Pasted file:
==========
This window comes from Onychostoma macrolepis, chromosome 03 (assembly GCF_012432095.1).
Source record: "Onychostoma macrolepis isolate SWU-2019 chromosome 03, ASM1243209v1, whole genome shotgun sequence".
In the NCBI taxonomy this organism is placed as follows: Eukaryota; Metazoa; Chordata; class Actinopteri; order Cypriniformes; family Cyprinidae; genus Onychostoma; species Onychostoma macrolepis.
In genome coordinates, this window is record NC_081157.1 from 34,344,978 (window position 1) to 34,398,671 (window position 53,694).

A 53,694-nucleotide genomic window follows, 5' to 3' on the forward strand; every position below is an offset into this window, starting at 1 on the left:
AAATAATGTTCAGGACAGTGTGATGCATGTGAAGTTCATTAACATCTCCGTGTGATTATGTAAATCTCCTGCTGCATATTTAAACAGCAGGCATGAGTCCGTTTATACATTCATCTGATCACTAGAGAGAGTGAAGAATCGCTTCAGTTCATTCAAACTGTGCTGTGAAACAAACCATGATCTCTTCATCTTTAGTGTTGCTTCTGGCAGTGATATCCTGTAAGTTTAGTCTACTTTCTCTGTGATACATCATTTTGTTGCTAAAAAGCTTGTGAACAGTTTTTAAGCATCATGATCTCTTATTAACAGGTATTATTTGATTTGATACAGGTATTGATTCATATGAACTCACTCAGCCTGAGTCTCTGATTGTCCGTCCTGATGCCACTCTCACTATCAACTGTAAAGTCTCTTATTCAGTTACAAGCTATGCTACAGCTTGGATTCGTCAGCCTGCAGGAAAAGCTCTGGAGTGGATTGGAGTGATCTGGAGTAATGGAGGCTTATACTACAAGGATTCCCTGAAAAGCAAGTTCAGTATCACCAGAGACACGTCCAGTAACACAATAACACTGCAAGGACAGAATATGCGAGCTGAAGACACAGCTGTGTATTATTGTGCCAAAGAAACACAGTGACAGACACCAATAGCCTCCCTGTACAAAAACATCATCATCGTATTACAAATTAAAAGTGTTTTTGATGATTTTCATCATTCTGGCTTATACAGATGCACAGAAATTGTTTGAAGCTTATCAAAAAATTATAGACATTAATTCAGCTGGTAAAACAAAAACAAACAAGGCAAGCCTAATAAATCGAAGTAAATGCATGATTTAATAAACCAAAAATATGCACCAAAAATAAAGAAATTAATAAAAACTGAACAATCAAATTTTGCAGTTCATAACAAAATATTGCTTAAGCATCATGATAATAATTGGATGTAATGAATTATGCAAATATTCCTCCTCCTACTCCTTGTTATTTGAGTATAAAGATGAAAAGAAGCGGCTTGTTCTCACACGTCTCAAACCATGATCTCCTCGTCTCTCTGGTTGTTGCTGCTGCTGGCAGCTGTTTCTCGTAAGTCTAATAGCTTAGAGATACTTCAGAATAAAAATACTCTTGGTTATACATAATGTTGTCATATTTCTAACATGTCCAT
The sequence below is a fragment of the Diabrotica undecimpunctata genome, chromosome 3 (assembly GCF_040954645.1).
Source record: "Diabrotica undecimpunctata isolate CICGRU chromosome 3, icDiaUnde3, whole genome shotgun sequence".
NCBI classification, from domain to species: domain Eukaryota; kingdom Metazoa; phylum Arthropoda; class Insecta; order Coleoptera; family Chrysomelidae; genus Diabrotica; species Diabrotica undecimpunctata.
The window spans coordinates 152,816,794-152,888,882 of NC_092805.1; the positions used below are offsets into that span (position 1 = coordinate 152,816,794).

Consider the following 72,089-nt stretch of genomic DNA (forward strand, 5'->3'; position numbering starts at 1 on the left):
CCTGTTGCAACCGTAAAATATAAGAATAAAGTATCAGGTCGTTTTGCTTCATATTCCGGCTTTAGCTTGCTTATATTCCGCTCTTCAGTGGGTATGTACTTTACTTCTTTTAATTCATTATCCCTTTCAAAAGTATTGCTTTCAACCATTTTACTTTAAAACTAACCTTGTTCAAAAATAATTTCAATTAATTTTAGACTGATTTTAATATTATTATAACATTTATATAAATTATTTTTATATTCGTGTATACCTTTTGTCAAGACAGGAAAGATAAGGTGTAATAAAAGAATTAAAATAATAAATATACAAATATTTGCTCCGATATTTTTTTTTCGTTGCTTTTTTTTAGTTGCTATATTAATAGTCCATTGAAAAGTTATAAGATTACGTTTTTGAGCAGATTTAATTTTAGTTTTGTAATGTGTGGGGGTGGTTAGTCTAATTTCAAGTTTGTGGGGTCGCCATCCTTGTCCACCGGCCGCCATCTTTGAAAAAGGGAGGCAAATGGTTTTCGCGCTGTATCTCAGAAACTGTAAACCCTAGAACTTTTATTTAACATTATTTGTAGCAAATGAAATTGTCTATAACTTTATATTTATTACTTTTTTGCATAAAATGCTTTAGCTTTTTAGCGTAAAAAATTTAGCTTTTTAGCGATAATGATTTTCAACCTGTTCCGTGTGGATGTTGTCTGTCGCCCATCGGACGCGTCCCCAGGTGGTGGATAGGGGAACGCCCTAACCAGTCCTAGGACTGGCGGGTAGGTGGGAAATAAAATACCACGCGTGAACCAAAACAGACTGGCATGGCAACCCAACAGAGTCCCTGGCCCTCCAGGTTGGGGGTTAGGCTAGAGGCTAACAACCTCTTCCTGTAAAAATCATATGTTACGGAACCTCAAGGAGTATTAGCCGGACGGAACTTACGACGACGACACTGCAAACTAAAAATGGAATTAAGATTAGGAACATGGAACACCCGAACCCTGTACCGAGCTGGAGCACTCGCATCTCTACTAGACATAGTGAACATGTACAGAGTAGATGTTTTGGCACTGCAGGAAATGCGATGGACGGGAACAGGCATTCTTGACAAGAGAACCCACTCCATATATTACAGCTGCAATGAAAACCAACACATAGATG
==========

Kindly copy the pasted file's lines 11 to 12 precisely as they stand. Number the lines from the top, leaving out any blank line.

Consider the following 72,089-nt stretch of genomic DNA (forward strand, 5'->3'; position numbering starts at 1 on the left):
CCTGTTGCAACCGTAAAATATAAGAATAAAGTATCAGGTCGTTTTGCTTCATATTCCGGCTTTAGCTTGCTTATATTCCGCTCTTCAGTGGGTATGTACTTTACTTCTTTTAATTCATTATCCCTTTCAAAAGTATTGCTTTCAACCATTTTACTTTAAAACTAACCTTGTTCAAAAATAATTTCAATTAATTTTAGACTGATTTTAATATTATTATAACATTTATATAAATTATTTTTATATTCGTGTATACCTTTTGTCAAGACAGGAAAGATAAGGTGTAATAAAAGAATTAAAATAATAAATATACAAATATTTGCTCCGATATTTTTTTTTCGTTGCTTTTTTTTAGTTGCTATATTAATAGTCCATTGAAAAGTTATAAGATTACGTTTTTGAGCAGATTTAATTTTAGTTTTGTAATGTGTGGGGGTGGTTAGTCTAATTTCAAGTTTGTGGGGTCGCCATCCTTGTCCACCGGCCGCCATCTTTGAAAAAGGGAGGCAAATGGTTTTCGCGCTGTATCTCAGAAACTGTAAACCCTAGAACTTTTATTTAACATTATTTGTAGCAAATGAAATTGTCTATAACTTTATATTTATTACTTTTTTGCATAAAATGCTTTAGCTTTTTAGCGTAAAAAATTTAGCTTTTTAGCGATAATGATTTTCAACCTGTTCCGTGTGGATGTTGTCTGTCGCCCATCGGACGCGTCCCCAGGTGGTGGATAGGGGAACGCCCTAACCAGTCCTAGGACTGGCGGGTAGGTGGGAAATAAAATACCACGCGTGAACCAAAACAGACTGGCATGGCAACCCAACAGAGTCCCTGGCCCTCCAGGTTGGGGGTTAGGCTAGAGGCTAACAACCTCTTCCTGTAAAAATCATATGTTACGGAACCTCAAGGAGTATTAGCCGGACGGAACTTACGACGACGACACTGCAAACTAAAAATGGAATTAAGATTAGGAACATGGAACACCCGAACCCTGTACCGAGCTGGAGCACTCGCATCTCTACTAGACATAGTGAACATGTACAGAGTAGATGTTTTGGCACTGCAGGAAATGCGATGGACGGGAACAGGCATTCTTGACAAGAGAACCCACTCCATATATTACAGCTGCAATGAAAACCAACACATAGATG